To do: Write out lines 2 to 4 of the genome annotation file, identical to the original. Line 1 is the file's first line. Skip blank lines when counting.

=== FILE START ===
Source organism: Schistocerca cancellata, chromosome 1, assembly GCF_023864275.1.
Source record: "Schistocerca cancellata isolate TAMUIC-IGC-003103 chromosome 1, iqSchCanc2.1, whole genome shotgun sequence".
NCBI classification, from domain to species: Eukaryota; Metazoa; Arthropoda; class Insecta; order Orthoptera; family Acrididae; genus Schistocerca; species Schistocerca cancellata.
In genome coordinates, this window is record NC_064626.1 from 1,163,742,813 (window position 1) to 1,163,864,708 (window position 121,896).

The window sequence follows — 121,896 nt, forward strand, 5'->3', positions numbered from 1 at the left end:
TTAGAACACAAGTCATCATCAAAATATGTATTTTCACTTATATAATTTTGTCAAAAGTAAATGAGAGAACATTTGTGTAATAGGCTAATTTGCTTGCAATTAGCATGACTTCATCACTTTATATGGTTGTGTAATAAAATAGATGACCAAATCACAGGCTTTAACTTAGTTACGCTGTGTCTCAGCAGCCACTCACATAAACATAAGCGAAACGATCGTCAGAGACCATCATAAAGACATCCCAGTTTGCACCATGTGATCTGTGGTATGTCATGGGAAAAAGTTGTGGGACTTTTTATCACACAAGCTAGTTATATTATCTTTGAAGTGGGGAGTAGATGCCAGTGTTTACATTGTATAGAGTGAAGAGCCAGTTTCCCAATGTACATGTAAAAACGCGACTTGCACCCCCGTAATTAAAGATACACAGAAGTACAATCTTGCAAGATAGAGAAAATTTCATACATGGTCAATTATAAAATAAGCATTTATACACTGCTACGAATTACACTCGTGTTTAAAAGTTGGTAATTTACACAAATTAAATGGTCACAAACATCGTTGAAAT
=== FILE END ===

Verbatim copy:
Source record: "Schistocerca cancellata isolate TAMUIC-IGC-003103 chromosome 1, iqSchCanc2.1, whole genome shotgun sequence".
NCBI classification, from domain to species: Eukaryota; Metazoa; Arthropoda; class Insecta; order Orthoptera; family Acrididae; genus Schistocerca; species Schistocerca cancellata.
In genome coordinates, this window is record NC_064626.1 from 1,163,742,813 (window position 1) to 1,163,864,708 (window position 121,896).